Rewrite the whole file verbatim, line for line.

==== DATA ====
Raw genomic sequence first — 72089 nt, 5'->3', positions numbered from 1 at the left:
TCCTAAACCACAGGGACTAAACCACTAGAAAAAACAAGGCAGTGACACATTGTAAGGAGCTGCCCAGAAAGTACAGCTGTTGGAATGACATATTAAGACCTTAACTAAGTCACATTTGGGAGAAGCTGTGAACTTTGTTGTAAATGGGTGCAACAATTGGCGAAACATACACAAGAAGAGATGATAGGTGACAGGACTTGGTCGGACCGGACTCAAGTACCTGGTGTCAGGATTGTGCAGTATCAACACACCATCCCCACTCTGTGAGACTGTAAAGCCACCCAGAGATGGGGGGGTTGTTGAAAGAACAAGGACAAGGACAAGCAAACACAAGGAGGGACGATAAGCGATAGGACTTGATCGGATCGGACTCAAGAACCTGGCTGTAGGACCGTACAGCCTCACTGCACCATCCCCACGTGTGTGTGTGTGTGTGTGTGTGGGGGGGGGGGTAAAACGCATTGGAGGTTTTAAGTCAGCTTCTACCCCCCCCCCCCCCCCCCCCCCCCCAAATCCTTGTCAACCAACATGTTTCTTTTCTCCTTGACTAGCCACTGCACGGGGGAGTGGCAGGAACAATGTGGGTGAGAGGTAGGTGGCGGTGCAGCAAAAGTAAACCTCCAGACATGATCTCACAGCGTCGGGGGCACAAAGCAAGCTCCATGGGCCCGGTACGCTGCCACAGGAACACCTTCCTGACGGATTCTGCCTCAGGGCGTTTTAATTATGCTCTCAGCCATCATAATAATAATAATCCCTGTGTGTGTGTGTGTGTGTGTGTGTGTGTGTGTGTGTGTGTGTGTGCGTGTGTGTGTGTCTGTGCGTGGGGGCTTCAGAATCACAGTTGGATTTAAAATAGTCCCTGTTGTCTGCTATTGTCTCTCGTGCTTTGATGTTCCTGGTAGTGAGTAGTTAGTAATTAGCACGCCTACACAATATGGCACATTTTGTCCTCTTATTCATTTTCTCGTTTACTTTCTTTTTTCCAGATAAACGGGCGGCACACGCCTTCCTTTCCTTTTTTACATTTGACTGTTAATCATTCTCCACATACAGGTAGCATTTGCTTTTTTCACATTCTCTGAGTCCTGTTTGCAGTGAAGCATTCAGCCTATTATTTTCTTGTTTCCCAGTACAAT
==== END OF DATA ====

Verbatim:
Raw genomic sequence first — 72089 nt, 5'->3', positions numbered from 1 at the left:
TCCTAAACCACAGGGACTAAACCACTAGAAAAAACAAGGCAGTGACACATTGTAAGGAGCTGCCCAGAAAGTACAGCTGTTGGAATGACATATTAAGACCTTAACTAAGTCACATTTGGGAGAAGCTGTGAACTTTGTTGTAAATGGGTGCAACAATTGGCGAAACATACACAAGAAGAGATGATAGGTGACAGGACTTGGTCGGACCGGACTCAAGTACCTGGTGTCAGGATTGTGCAGTATCAACACACCATCCCCACTCTGTGAGACTGTAAAGCCACCCAGAGATGGGGGGGTTGTTGAAAGAACAAGGACAAGGACAAGCAAACACAAGGAGGGACGATAAGCGATAGGACTTGATCGGATCGGACTCAAGAACCTGGCTGTAGGACCGTACAGCCTCACTGCACCATCCCCACGTGTGTGTGTGTGTGTGTGTGTGGGGGGGGGGGTAAAACGCATTGGAGGTTTTAAGTCAGCTTCTACCCCCCCCCCCCCCCCCCCCCCCCCAAATCCTTGTCAACCAACATGTTTCTTTTCTCCTTGACTAGCCACTGCACGGGGGAGTGGCAGGAACAATGTGGGTGAGAGGTAGGTGGCGGTGCAGCAAAAGTAAACCTCCAGACATGATCTCACAGCGTCGGGGGCACAAAGCAAGCTCCATGGGCCCGGTACGCTGCCACAGGAACACCTTCCTGACGGATTCTGCCTCAGGGCGTTTTAATTATGCTCTCAGCCATCATAATAATAATAATCCCTGTGTGTGTGTGTGTGTGTGTGTGTGTGTGTGTGTGTGTGTGTGTGCGTGTGTGTGTGTCTGTGCGTGGGGGCTTCAGAATCACAGTTGGATTTAAAATAGTCCCTGTTGTCTGCTATTGTCTCTCGTGCTTTGATGTTCCTGGTAGTGAGTAGTTAGTAATTAGCACGCCTACACAATATGGCACATTTTGTCCTCTTATTCATTTTCTCGTTTACTTTCTTTTTTCCAGATAAACGGGCGGCACACGCCTTCCTTTCCTTTTTTACATTTGACTGTTAATCATTCTCCACATACAGGTAGCATTTGCTTTTTTCACATTCTCTGAGTCCTGTTTGCAGTGAAGCATTCAGCCTATTATTTTCTTGTTTCCCAGTACAAT